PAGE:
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Creator / Michael Slade

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Michael Slade is the pseudonym of author Jay Clarke (born 1947) and his collaborators. Clarke is a criminal lawyer based in Vancouver, who specializes in criminal insanity. Under the Michael Slade name, Clarke and his co-authors have released a number of horror crime novels.

Novels by Slade include:

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Some tropes associated with Slade's work include:

  • Always Gets His Man: Interestingly, the idea that a Mountie does this is what sparked Clarke's interest in writing about the Mounties. The central killer may or may not be captured at the end of each story.
  • Ax-Crazy: Of course.
  • Badass Bookworm: DeClerq.
  • Badass Crew: Special X is made up of elite, highly specialized members.
  • Brother–Sister Incest: Rika and Saxon Hyde.
  • Canada, Eh?: Played straight, averted, subverted, and just about (a-boot) any version of the trope, the Canadian West features heavily in Slade's work. However, it's a grim and seedy place, full of brutal criminals and dark secrets.
  • Canadian Western: While Slade novels are generally categorized as crime and horror, many of the elements can also be considered Canadian Western.
  • Cowboys and Indians: The Battle of Rorke's Drift is described in Evil Eye. In this case, it's actually Redcoats and Zulus, a battle that captured the author's imagination as a lad.
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  • Dark and Troubled Past: Most of the characters, but particularly Zinc Chandler, Robert DeClerq, and other members of Special X.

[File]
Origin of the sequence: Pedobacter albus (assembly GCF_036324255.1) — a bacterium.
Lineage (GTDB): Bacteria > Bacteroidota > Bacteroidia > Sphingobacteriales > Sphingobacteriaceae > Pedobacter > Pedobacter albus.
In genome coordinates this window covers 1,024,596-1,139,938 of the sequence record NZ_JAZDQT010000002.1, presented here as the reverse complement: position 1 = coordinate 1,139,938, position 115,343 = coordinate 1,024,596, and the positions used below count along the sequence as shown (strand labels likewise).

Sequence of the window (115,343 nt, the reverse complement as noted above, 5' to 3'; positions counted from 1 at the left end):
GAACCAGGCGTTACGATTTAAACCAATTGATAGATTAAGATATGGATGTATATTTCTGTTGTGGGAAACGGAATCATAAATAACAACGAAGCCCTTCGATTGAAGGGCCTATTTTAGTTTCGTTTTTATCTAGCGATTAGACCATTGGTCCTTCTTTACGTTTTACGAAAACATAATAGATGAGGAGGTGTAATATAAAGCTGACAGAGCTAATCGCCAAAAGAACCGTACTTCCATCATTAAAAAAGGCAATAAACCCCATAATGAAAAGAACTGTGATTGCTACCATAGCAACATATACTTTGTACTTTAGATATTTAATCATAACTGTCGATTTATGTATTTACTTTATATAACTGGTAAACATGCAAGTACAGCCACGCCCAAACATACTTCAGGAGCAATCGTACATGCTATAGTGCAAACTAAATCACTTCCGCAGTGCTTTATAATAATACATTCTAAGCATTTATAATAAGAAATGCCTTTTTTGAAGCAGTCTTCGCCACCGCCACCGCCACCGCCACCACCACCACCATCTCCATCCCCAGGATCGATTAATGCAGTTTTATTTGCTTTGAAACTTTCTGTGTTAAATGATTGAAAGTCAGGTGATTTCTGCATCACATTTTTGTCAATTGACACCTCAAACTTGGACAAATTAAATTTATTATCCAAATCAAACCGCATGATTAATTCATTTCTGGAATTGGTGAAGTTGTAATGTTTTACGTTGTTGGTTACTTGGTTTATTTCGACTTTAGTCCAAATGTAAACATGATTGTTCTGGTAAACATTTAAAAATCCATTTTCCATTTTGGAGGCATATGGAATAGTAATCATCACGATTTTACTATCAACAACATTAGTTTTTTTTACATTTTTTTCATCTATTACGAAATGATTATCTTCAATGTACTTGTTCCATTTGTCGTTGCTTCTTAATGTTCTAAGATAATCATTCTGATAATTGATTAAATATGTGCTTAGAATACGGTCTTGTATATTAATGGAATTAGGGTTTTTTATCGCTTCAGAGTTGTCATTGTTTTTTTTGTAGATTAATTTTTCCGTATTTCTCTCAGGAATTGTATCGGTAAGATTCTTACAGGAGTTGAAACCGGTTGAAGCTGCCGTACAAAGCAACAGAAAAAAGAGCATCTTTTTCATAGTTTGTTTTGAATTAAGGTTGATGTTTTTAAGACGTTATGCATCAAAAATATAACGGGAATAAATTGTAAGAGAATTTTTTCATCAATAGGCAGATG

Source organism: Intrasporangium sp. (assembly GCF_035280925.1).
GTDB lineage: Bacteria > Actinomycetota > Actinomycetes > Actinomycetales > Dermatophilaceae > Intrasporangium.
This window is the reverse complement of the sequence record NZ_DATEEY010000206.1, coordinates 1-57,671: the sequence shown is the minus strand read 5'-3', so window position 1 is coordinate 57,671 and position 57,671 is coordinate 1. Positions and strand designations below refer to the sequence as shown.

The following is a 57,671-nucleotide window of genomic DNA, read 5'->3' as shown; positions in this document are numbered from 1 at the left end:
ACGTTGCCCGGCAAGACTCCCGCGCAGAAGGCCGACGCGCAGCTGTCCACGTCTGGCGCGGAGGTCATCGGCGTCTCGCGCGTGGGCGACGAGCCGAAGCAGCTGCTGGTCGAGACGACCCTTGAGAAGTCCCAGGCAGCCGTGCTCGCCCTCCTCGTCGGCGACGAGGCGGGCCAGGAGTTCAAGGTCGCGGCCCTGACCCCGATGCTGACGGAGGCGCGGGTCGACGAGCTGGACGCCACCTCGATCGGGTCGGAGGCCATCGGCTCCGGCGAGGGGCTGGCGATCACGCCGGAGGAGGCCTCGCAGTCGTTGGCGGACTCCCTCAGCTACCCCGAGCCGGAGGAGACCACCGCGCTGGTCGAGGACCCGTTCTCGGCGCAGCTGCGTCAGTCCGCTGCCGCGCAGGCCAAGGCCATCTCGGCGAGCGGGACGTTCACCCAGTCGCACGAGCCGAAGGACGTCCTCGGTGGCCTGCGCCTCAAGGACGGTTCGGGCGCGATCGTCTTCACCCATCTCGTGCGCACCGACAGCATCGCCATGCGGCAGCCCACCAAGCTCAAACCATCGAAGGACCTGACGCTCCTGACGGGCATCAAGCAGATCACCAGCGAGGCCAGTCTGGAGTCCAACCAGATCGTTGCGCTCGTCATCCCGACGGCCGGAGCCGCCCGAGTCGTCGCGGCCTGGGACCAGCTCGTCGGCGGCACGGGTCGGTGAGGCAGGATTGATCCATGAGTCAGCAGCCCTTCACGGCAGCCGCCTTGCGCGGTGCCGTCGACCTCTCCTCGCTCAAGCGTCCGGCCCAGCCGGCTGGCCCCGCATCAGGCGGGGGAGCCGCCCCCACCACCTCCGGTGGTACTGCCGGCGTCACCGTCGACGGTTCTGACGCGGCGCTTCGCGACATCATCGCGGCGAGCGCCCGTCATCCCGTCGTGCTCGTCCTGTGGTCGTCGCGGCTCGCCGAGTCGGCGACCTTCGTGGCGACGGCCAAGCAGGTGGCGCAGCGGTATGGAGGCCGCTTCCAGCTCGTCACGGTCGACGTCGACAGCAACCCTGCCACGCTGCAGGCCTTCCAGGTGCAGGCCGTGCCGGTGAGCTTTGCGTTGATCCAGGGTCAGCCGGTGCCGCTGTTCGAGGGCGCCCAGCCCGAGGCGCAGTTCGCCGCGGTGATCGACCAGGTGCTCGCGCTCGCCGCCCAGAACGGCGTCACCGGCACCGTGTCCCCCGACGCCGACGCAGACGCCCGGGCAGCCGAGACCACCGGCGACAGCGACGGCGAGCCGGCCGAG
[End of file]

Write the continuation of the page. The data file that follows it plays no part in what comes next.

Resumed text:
• Development Hell: Headhunter was optioned in 2008, but has yet to see even a script.
  • Distracted by the Sexy: Becomes a Chekhov's Gun in Ghoul. The perpetrator of a murder leaves the scene, but she's noticed because of her fantastic cleavage... Except she's not who they think.
  • The Dung Ages: Discussed in Ghoul. Made particularly Squicky with mention of Richard the Raker, a 14th century sanitation worker who drowned in the sewage in London's streets.
  • Freudian Excuse: Ghoul in particular came about during a time when crimes were believed to be a result of a person being subjected to years of horrendous abuse. Although still relevant, some of the psychology from The '80s seems dated now.
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  • Hunting the Most Dangerous Game: A deadly game of Hangman and a "murder mystery" game gone sour.
  • Jack the Ripper: One of the recurring characters is a Ripper wannabe.
  • Loads and Loads of Characters: Every novel is packed full of characters, although a few key characters cross over and receive a longer character arc.
  • Market-Based Title: After the novel was released in Britain, North American publishers discovered Joyce Carol Oates had released a novel entitled Zombie, so the title was changed to Evil Eye.
  • The Mentally Disturbed: Many of the killers, to extreme degrees. The psychology used in the book is better presented than in most fiction, as criminal insanity is the author's specialty.
  • Police Procedural: Many of Slade's novels revolve around Special X, a (fictional) international division of Canada's Royal Canadian Mounted Police.
  • Serial Killer: Almost every novel has one (or more) at the centre of the plot, along with Shout-Out s to many Real Life serial killers such as Ted Bundy, Ed Gein, and Richard Ramirez. In fact, the end notes to Ghoul provide a handy list of notable serial killers. And if you were wondering, a couple of the books include a handy check list for serial killer behaviour.
  • Shown Their Work: The novels are meticulously researched and very unique in that they include a bibliography.
  • The Vamp: Rika Hyde from Ghoul is a perfect example of the trope.

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